As I’ve commented on before, I don’t believe the U.K & Ireland’s climate is following the climate trend we hear about so often on the news in terms of rising temperature year-on-year. This is because of our island location and the fact that the jet stream dictates our weather. Now of course there’s an argument to say the peak and trough patterns forming in the jet stream are the result of climate change with theories pointing towards less temperature differential between the equator and The North Pole. This means less energy driving the jet stream at certain points of the year and therefore more potential for the formation of Rossby Waves. (peak and trough patterns)

Certainly our weather nowadays seems to come in set ‘blocks’, the 10-week summer of 2018, when we had continuously high E.T, air temperature and no rain. The 12-week (and counting) block of autumn / winter 2019, with near continuous rain and very few drying days.

GDD & Rainfall – U.K Locations – December 2019

Looking across the GDD, my Netatmo data comes in lowest GDD for the month again, by virtue of my shaded back garden location I think rather than my unwillingness to put the central heating on 🙂 The biggest variability for December across the locations is not in growth but in rainfall with Fife coming in as one of driest and the warmest from a GDD perspective. This is because Scotland picked up some milder air at the end of the year and for many days was significantly warmer than down south. Wettest again was down in The South West with 219mm of rain falling in December, that is over 4 times the driest location and shows that the predominant rainfall patterns were south and west-orientated rather than the traditional north and west. You have my heartfelt sympathy lads and lasses down that neck of the woods….

GDD & Rainfall – Irish Locations – December 2019

Ireland follows a similar pattern but here there is much greater variability between locations Killiney coming in as the coolest location (16.1) by way of its higher elevation. Only a few miles up the coast as the Seagull flies and we have Donabate at 51.7. Just shows you can’t presume from a general location how your growth pattern has / will been / be. Valentia stands head and shoulders above the rest as the mildest and wettest, but you can also see the southerly and westerly orientation of the rainfall with Cork, Claremorris and Valentia, the wettest Irish locations.

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I thought it might be a good idea to look at the total rainfall for 2019 for the sites that submit their weather data to me (thanks as always one and all) and also look at how much of that rain fell from September to the end of December. The results are pretty interesting……

Total rainfall for 2019 and autumn contribution – U.K Locations (all readings in mm)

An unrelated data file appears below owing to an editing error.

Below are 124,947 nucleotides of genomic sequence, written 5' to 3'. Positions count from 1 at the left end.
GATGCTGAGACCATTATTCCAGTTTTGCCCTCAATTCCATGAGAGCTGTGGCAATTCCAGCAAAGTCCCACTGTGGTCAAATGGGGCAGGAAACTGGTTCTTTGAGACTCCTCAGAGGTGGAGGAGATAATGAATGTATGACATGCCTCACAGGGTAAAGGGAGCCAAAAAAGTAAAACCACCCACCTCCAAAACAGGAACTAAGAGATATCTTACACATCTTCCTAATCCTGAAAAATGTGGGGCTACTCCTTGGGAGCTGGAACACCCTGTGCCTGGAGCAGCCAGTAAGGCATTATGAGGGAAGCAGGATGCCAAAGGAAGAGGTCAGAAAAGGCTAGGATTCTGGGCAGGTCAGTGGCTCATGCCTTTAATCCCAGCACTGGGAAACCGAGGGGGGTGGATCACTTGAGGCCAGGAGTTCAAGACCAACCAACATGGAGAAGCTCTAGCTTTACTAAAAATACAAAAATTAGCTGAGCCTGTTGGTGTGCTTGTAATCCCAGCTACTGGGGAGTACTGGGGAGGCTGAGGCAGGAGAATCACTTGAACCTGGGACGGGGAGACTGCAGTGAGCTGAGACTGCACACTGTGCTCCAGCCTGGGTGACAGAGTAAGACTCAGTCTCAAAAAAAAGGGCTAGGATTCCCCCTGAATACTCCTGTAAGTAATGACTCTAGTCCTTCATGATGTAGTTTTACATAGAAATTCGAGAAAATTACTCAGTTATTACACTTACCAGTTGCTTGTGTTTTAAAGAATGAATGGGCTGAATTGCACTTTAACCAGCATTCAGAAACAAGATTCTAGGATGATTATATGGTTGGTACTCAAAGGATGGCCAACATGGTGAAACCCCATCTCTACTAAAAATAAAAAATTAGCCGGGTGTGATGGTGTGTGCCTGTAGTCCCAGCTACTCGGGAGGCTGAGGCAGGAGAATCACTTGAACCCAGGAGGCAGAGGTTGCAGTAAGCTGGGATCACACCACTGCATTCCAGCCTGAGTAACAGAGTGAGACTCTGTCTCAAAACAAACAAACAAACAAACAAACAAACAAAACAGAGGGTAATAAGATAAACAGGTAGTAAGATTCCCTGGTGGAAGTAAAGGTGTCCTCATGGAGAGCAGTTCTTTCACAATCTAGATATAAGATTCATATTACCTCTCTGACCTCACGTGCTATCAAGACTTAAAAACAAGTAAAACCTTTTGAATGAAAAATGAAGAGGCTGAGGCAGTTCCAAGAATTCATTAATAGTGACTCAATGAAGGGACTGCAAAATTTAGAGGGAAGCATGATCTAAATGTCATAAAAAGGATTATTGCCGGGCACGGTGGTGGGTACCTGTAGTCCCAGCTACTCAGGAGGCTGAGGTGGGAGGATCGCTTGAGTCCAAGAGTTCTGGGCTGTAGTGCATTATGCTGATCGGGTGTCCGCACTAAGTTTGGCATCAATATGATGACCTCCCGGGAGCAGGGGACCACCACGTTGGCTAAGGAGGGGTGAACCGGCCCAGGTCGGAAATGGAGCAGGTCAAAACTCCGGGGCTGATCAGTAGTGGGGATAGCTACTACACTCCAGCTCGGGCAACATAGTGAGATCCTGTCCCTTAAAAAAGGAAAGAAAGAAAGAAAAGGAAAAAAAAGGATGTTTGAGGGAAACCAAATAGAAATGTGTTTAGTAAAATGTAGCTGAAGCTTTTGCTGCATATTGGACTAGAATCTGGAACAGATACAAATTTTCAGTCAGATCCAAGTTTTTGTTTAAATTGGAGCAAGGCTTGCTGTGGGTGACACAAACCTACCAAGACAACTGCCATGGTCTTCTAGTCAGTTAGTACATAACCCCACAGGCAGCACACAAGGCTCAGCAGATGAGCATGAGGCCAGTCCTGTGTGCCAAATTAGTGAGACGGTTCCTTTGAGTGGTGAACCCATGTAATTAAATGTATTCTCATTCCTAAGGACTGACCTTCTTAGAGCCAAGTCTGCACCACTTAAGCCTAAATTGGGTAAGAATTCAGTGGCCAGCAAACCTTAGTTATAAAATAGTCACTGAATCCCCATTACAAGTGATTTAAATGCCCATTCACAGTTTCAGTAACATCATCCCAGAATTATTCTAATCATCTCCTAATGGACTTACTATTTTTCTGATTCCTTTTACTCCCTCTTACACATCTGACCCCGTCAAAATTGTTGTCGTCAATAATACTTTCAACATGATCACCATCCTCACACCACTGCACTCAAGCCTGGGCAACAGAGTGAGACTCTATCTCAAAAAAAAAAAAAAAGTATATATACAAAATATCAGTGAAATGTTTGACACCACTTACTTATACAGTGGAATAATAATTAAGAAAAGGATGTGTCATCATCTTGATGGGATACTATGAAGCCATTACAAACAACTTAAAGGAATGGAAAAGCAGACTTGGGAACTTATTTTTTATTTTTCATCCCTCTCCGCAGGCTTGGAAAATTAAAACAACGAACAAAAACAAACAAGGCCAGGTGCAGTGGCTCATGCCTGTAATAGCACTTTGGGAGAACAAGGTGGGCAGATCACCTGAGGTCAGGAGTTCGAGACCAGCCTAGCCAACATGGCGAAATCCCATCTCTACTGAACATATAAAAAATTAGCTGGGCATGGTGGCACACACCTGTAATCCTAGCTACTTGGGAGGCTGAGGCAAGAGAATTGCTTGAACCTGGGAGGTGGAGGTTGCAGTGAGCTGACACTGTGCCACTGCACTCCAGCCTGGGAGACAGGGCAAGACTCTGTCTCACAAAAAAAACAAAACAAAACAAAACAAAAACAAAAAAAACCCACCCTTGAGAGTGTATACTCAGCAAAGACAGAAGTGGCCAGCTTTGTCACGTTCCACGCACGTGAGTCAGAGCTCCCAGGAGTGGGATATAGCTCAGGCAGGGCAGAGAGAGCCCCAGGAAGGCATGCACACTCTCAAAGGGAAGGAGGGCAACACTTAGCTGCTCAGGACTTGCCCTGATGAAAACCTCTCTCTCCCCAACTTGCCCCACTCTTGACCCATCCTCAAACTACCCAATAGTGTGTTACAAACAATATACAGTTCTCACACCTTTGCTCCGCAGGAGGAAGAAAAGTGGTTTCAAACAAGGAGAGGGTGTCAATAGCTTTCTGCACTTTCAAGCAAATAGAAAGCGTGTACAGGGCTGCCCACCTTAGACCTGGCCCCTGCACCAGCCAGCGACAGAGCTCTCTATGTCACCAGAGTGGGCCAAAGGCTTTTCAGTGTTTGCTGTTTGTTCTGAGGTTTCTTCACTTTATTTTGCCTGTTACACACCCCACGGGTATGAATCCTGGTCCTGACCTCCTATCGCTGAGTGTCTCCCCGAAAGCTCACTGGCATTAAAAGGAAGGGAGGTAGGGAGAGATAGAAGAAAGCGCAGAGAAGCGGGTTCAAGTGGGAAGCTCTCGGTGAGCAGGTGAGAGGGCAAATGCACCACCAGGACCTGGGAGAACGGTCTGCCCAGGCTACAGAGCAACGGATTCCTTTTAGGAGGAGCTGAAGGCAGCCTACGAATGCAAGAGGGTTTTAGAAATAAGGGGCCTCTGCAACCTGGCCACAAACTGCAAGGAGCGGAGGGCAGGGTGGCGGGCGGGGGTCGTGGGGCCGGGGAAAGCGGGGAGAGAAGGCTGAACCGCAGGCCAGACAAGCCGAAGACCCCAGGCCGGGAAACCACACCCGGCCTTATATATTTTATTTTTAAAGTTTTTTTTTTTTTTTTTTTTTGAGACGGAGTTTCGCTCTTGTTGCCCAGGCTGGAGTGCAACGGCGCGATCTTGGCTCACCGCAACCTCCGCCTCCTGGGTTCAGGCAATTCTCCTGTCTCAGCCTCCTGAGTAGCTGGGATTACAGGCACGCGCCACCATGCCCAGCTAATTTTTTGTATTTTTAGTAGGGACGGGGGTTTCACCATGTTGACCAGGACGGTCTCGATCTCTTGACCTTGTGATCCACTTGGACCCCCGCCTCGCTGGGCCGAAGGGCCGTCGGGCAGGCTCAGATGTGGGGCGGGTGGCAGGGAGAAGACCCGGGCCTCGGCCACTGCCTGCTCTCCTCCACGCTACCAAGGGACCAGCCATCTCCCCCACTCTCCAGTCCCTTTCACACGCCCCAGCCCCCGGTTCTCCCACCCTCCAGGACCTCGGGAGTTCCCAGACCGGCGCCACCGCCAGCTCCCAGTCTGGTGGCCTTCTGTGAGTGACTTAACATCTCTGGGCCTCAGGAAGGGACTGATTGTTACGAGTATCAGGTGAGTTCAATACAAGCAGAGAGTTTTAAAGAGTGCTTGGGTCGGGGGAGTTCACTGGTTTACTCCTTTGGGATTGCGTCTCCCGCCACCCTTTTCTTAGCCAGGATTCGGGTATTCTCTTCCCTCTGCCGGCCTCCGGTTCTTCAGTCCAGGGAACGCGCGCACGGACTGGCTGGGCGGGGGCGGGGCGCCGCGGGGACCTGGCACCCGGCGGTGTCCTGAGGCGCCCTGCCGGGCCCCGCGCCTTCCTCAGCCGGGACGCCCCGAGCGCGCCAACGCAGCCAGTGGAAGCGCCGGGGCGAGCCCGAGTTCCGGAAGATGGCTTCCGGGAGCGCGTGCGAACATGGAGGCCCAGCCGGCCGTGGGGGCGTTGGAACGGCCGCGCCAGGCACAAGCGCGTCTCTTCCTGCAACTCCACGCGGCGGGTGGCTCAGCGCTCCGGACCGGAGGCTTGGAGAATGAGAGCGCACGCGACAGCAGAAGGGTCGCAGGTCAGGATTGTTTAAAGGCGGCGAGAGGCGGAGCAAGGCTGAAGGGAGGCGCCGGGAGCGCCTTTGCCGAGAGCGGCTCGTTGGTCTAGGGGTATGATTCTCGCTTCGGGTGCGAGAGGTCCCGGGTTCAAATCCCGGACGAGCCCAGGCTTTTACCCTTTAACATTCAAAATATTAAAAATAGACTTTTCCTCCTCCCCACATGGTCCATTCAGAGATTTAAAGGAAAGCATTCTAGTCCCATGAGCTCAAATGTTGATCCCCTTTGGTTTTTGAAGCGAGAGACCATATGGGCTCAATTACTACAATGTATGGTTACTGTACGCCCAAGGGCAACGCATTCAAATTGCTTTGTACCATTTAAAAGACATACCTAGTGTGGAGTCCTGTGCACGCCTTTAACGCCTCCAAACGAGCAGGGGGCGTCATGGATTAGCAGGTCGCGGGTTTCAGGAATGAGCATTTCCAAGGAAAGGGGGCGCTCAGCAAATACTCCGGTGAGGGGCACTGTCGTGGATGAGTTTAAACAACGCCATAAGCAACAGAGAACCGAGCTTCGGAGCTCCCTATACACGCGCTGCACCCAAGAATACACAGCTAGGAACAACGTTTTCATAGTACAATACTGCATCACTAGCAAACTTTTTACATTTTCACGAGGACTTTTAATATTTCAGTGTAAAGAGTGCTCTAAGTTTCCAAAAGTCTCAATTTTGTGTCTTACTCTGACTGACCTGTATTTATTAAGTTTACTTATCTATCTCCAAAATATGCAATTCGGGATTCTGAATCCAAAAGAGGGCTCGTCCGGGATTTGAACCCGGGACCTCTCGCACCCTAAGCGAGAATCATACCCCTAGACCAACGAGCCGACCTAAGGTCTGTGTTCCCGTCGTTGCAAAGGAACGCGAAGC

It’s amazing to see the consistency in terms of the % of the yearly total rainfall that fell in effectively a 13-week period from the 3rd week of September to year end. For the U.K locations that we monitored, between 47 – 58% of the total rainfall of 2019 fell in effectively the last 25% of the year. So you want to know why everywhere is so wet ? well there’s your reason…. You can download the above graph here

Total rainfall for 2019 and autumn contribution – Irish Locations (all readings in mm)

For the Irish locations, the % of yearly total is lower on the whole varying from 35 – 53%, with the average down in the low 40’s. Nevertheless it is still reflective of a wetter-than-usual autumn / winter period….. You can download the above graph here

Another significant feature of autumn / winter 2019 was / is the lack of dry-down days that gave the soil a chance to return to some form of healthy oxygen status rather than the low oxygen / saturated soil status it has been for weeks now. I’ll do some digging into this particular feature later this month but time is marching on…

Microdochium nivale activity update

Last week I mentioned the activity peak between Christmas and New Year and this was repeated again last week as we picked up some very mild, southerly air and high humidity.

On most sites it seems to have shown as new activity around the edge of an existing fungal patch rather than new activity across the sward from a greens perspective. The type of activity shown below would be typical on a Poa annua-dominated green. Thanks……ah ah 

Speaking of our old friend Poa annua, it has been a pretty good autumn / winter for this grass plant species although it hasn’t had the temperature to grow as much as we would normally see in a wet winter because as my GDD stats show we have been wet but not mild. With low light and high rainfall I would also expect to see moss species on the up as well with the balance tipping towards them and away from grass.

Let us hope that as last year we transition into spring quickly and growth picks up well allowing the balance to swing back in favour of grass growth.

Rarely does a Meteoturf module tell a better story of this week with mild day and night temperatures accompanied by rainfall through the week resulting in a nice bit of growth and then a sharp drop-off in both as colder high pressure arrives. This one is for the Bracknell area of the U.K. As we progress through this week I expect low Microdochium nivale activity because of the strong wind and rain and for this trend to continue through next week as the colder air arrives.

BTME 2020

I hope to catch up with many of you at Harrogate next week but at the same time try to avoid my half-marathon training regime going down the pan at too fast a rate 🙂

A delicate balance if ever there was one 🙂

You can find the Headland Weathercheck link for Harrogate here…I reckon it’ll be fine, dry and cold.

OK, that’s me for another week…

All the best.

Mark Hunt